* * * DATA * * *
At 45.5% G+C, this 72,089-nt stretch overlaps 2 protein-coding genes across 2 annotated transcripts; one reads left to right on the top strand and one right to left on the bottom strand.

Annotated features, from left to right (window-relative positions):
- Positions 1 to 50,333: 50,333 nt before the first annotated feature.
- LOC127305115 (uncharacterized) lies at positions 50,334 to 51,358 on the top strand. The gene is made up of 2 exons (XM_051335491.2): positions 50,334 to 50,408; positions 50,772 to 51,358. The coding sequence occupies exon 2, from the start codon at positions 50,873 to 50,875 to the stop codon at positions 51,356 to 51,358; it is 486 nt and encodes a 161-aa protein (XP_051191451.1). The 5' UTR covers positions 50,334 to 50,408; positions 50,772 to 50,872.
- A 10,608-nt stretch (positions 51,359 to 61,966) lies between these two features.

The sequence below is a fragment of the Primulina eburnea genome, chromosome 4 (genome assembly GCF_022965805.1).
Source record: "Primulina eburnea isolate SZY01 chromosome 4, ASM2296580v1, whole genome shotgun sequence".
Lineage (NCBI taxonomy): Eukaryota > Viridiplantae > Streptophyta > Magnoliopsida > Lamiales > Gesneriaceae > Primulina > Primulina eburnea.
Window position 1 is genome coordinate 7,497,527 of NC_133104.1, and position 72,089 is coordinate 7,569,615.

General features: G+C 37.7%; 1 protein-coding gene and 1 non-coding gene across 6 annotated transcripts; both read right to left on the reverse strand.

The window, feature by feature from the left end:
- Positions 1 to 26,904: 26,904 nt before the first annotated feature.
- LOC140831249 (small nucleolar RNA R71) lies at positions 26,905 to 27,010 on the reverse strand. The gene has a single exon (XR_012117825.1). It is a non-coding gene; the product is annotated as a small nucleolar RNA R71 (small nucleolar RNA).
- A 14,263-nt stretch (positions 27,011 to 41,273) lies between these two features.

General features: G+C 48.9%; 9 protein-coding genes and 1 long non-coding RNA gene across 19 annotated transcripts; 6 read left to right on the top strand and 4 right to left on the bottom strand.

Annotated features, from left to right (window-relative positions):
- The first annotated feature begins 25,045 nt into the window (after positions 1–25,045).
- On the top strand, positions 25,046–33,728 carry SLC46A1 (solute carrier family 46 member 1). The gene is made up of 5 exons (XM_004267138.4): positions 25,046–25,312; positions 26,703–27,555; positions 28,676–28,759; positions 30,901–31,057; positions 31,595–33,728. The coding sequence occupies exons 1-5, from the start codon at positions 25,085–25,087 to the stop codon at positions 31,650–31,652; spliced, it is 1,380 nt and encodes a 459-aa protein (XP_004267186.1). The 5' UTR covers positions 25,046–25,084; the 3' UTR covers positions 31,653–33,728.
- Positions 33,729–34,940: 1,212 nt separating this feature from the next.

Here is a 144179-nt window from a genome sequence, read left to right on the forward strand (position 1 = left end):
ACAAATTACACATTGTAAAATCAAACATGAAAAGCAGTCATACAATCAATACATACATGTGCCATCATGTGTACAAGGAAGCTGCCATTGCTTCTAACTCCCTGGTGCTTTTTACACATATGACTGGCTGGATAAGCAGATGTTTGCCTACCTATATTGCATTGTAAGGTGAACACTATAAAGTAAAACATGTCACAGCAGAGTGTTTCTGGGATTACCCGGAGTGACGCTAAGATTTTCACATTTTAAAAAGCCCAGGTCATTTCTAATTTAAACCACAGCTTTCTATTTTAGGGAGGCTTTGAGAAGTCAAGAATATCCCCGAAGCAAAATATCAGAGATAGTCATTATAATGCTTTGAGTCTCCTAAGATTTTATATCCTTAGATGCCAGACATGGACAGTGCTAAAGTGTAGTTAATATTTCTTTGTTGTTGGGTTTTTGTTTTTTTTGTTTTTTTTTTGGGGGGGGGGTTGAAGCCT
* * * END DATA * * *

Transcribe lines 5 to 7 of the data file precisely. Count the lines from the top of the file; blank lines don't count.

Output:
- A 10,608-nt stretch (positions 51,359 to 61,966) lies between these two features.

The sequence below is a fragment of the Primulina eburnea genome, chromosome 4 (genome assembly GCF_022965805.1).
Source record: "Primulina eburnea isolate SZY01 chromosome 4, ASM2296580v1, whole genome shotgun sequence".